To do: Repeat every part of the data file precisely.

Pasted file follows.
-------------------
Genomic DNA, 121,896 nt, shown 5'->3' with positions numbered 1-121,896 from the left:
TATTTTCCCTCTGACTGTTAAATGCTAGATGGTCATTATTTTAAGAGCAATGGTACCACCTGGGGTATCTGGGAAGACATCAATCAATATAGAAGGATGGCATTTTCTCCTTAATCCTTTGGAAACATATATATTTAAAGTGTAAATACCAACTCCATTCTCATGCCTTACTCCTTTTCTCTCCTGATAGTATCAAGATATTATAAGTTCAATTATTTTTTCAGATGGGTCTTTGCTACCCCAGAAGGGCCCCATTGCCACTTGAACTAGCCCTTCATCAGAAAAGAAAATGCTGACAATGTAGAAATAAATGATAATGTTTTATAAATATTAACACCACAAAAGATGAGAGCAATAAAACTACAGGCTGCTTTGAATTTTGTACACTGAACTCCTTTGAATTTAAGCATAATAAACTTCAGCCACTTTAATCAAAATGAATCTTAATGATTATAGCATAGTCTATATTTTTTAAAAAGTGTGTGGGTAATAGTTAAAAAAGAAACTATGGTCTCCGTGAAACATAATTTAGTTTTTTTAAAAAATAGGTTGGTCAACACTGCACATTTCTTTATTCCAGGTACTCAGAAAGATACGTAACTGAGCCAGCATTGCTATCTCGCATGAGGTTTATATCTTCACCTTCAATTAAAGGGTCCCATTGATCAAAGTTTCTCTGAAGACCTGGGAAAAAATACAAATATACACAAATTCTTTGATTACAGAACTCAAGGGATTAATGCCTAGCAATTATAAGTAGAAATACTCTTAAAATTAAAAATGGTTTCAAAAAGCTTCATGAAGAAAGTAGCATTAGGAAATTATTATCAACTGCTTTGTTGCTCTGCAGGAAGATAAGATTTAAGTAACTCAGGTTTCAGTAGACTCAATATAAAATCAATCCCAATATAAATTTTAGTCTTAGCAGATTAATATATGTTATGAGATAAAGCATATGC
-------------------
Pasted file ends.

Genomic DNA, 121,896 nt, shown 5'->3' with positions numbered 1-121,896 from the left:
TATTTTCCCTCTGACTGTTAAATGCTAGATGGTCATTATTTTAAGAGCAATGGTACCACCTGGGGTATCTGGGAAGACATCAATCAATATAGAAGGATGGCATTTTCTCCTTAATCCTTTGGAAACATATATATTTAAAGTGTAAATACCAACTCCATTCTCATGCCTTACTCCTTTTCTCTCCTGATAGTATCAAGATATTATAAGTTCAATTATTTTTTCAGATGGGTCTTTGCTACCCCAGAAGGGCCCCATTGCCACTTGAACTAGCCCTTCATCAGAAAAGAAAATGCTGACAATGTAGAAATAAATGATAATGTTTTATAAATATTAACACCACAAAAGATGAGAGCAATAAAACTACAGGCTGCTTTGAATTTTGTACACTGAACTCCTTTGAATTTAAGCATAATAAACTTCAGCCACTTTAATCAAAATGAATCTTAATGATTATAGCATAGTCTATATTTTTTAAAAAGTGTGTGGGTAATAGTTAAAAAAGAAACTATGGTCTCCGTGAAACATAATTTAGTTTTTTTAAAAAATAGGTTGGTCAACACTGCACATTTCTTTATTCCAGGTACTCAGAAAGATACGTAACTGAGCCAGCATTGCTATCTCGCATGAGGTTTATATCTTCACCTTCAATTAAAGGGTCCCATTGATCAAAGTTTCTCTGAAGACCTGGGAAAAAATACAAATATACACAAATTCTTTGATTACAGAACTCAAGGGATTAATGCCTAGCAATTATAAGTAGAAATACTCTTAAAATTAAAAATGGTTTCAAAAAGCTTCATGAAGAAAGTAGCATTAGGAAATTATTATCAACTGCTTTGTTGCTCTGCAGGAAGATAAGATTTAAGTAACTCAGGTTTCAGTAGACTCAATATAAAATCAATCCCAATATAAATTTTAGTCTTAGCAGATTAATATATGTTATGAGATAAAGCATATGC